Unfortunately there does not appear to be any viable alternative Party to choose from that actually cares one jot about the people they are supposed to be representing, part of what got us into this mess in the first place.
      Being a member of the EU seems to have done little to prevent national debt reaching eye watering levels nor help our ailing health, education, housing, security and emergency services. Just my opinion (non University educated btw!)

      1. Being a member of the EU did little to prevent those things because we were always sovereign.

        My rights as an EU citizen are being removed by Brexit. There is no doubting that.

      2. Rob H, do you realise that you are claiming the government will retain our right to vote for MEPs in EU elections after we’ve left the EU? Because that’s one of the rights that’s being removed, and it doesn’t seem very likely that the government will keep it. And our right to refer public bodies to the European Court of Justice? And our right to live and work in any EU country?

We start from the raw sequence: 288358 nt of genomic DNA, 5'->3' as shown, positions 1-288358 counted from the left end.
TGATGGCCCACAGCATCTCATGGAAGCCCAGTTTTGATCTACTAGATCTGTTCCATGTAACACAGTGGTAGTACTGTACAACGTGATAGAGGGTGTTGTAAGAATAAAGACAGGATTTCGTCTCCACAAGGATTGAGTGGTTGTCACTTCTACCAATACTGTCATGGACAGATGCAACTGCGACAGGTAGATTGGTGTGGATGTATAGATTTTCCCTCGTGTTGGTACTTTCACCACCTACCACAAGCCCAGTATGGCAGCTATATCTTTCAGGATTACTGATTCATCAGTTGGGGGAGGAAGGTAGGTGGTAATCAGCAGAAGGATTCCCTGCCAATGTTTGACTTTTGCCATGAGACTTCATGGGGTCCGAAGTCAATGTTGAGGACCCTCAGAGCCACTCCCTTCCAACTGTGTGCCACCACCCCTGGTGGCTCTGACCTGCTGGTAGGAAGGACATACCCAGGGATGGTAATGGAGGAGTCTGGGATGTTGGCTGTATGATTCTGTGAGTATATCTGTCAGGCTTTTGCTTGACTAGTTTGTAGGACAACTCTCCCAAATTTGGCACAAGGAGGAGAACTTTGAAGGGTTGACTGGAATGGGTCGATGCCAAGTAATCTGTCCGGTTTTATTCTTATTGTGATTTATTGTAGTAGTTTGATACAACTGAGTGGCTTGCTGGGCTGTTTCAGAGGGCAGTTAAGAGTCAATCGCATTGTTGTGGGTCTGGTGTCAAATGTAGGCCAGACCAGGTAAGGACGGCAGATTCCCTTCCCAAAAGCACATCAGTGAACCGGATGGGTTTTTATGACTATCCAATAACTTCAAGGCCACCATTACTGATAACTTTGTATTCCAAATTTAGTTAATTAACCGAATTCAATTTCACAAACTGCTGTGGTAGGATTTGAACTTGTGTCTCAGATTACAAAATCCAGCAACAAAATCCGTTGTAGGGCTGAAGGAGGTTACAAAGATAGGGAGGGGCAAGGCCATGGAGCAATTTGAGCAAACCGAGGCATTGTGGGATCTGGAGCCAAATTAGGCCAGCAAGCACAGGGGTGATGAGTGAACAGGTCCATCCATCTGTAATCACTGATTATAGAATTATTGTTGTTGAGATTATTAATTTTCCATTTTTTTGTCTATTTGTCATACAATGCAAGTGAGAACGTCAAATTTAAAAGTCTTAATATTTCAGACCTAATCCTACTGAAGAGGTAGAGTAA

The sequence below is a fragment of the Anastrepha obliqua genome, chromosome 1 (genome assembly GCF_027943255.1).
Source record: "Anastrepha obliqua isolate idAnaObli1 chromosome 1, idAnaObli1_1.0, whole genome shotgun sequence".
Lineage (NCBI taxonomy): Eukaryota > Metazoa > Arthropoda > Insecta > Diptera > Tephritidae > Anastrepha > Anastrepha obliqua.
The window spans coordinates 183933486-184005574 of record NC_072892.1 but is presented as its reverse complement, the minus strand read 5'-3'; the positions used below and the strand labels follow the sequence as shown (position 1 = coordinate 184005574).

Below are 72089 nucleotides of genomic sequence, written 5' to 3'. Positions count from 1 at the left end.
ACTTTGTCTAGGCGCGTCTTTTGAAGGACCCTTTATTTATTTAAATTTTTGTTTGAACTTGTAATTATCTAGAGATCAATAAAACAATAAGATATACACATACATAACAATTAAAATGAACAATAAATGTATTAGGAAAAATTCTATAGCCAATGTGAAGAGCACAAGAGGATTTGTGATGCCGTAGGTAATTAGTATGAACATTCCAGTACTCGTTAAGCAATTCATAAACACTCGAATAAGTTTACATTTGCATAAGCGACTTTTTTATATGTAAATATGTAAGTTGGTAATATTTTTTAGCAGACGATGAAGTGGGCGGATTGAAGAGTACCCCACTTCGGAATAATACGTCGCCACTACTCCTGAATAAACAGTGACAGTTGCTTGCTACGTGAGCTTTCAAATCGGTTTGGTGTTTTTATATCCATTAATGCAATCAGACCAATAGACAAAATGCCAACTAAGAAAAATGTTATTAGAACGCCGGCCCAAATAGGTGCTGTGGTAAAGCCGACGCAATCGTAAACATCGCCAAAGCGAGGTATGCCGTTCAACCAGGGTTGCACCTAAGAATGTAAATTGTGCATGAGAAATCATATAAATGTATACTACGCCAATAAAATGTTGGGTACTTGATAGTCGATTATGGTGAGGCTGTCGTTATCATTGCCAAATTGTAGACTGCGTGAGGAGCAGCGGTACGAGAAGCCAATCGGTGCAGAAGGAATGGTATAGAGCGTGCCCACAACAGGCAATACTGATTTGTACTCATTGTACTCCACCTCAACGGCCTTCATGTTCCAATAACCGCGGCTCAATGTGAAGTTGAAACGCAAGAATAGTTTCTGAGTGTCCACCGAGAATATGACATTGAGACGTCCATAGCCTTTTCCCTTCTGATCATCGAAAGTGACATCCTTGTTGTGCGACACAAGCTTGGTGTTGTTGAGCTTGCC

4. They’re not disenfranchised, they just lost the vote. Were Labour voters disenfranchised when the Conservatives won the election? Were nationalists disenfranchised when the Yes campaign lost?

      For that matter, would the numerically greater Leave voters now be disenfranchised were we to negotiate some third way short of leaving?

      You are devaluing the term disenfranchised when billions of people around the globe literally do not get the opportunity to vote in free and fair elections.